10. Image Files Too Large. Most digital cameras now take pictures that are several megabytes large. That’s great for printing out a large hard copy image, but it doesn’t work for a website. Especially now that search engines will be factoring in how fast a page loads. Those big images are really going to handicap your site, not to mention really annoy anyone with a dial-up connection.
The rule of thumb for images on any website is to keep the file size under 100k, and to size the image to exactly how you want to display it on your site. Don’t rely on setting the height and width in your code to render the image the way you want, do that in your image editing software first.
11. Splash Page. Who is really going to be convinced to buy from your company solely on a flashy splash or entry page? They are annoying, and an invitation to hit the back button. A visitor comes to your site to solve a problem, not be impressed by your theatrics.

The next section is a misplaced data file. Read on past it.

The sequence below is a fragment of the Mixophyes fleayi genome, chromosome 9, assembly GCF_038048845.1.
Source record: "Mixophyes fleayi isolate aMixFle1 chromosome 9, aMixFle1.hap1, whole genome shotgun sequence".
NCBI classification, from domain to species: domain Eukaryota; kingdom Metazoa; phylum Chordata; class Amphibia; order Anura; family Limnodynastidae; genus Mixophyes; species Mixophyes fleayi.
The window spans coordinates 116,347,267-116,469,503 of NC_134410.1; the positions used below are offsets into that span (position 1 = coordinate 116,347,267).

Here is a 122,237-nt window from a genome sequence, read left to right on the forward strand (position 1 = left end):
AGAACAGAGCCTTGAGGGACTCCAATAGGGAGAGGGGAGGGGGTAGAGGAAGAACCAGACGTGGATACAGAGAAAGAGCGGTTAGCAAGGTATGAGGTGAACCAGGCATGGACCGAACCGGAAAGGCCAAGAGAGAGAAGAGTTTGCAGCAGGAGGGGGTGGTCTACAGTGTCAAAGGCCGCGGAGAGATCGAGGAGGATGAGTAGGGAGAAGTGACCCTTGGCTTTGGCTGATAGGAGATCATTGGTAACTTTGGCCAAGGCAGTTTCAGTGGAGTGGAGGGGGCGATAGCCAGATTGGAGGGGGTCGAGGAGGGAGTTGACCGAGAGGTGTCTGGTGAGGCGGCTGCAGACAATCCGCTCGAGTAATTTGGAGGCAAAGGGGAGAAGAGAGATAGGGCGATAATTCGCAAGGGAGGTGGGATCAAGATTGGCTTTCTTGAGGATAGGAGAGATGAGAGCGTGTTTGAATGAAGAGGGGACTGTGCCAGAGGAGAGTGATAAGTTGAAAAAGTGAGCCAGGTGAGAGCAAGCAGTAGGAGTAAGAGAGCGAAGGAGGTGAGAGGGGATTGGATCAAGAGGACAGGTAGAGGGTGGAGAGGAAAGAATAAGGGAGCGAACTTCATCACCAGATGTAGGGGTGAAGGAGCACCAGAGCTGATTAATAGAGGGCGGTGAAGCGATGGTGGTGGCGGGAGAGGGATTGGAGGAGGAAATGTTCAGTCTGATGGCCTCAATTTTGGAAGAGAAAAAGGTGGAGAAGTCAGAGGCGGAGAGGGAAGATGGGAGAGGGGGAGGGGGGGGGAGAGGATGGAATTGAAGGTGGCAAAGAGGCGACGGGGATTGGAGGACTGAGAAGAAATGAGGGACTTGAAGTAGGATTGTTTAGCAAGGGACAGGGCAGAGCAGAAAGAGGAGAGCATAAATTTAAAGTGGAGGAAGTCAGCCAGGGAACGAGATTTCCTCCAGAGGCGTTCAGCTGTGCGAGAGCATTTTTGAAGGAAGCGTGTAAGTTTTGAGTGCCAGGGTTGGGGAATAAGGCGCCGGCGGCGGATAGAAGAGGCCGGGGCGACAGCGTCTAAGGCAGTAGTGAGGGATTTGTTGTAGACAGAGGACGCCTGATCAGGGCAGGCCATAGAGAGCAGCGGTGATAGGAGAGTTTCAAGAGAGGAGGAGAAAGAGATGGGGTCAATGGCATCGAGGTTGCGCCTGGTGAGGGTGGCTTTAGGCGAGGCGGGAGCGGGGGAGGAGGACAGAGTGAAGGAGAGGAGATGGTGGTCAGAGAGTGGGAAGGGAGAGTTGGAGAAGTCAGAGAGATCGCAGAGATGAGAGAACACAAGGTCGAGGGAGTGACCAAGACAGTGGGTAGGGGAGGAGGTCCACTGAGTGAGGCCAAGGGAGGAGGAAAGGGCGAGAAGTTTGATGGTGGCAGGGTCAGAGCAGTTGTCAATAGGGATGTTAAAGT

When I set off to write this post I thought this would be a fairly simple article. I’ve ended up doing much more research on this topic than I intended. Which is a good thing! You can never learn too much about web design.
Designing a website for best usability and conversions (convincing browsers to become buyers/clients) is a never ending game. You learn from every website project you create and manage, and hopefully apply those lessons to improve your future websites and make your current ones better.
That’s one of the wonderful things about building a website… it’s an ever-changing entity that needs to be tended, much like a garden, for best results in the end.
Other’s Opinions of Bad Website Design